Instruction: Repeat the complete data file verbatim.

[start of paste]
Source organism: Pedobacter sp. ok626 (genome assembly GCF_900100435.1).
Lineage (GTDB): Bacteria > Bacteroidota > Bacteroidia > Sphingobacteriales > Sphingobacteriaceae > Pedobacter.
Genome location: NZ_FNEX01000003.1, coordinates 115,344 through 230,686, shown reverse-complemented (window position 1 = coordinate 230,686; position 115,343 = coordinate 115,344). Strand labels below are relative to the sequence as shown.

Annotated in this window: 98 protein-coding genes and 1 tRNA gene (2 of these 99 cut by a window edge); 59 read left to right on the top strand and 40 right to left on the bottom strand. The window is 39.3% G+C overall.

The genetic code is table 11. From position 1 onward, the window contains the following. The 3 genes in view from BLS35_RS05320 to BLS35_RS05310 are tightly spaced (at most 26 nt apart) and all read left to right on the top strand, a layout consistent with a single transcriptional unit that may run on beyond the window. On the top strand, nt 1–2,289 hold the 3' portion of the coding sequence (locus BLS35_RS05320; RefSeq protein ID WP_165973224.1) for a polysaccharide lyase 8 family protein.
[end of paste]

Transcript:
Source organism: Pedobacter sp. ok626 (genome assembly GCF_900100435.1).
Lineage (GTDB): Bacteria > Bacteroidota > Bacteroidia > Sphingobacteriales > Sphingobacteriaceae > Pedobacter.
Genome location: NZ_FNEX01000003.1, coordinates 115,344 through 230,686, shown reverse-complemented (window position 1 = coordinate 230,686; position 115,343 = coordinate 115,344). Strand labels below are relative to the sequence as shown.

Annotated in this window: 98 protein-coding genes and 1 tRNA gene (2 of these 99 cut by a window edge); 59 read left to right on the top strand and 40 right to left on the bottom strand. The window is 39.3% G+C overall.

The genetic code is table 11. From position 1 onward, the window contains the following. The 3 genes in view from BLS35_RS05320 to BLS35_RS05310 are tightly spaced (at most 26 nt apart) and all read left to right on the top strand, a layout consistent with a single transcriptional unit that may run on beyond the window. On the top strand, nt 1–2,289 hold the 3' portion of the coding sequence (locus BLS35_RS05320; RefSeq protein ID WP_165973224.1) for a polysaccharide lyase 8 family protein.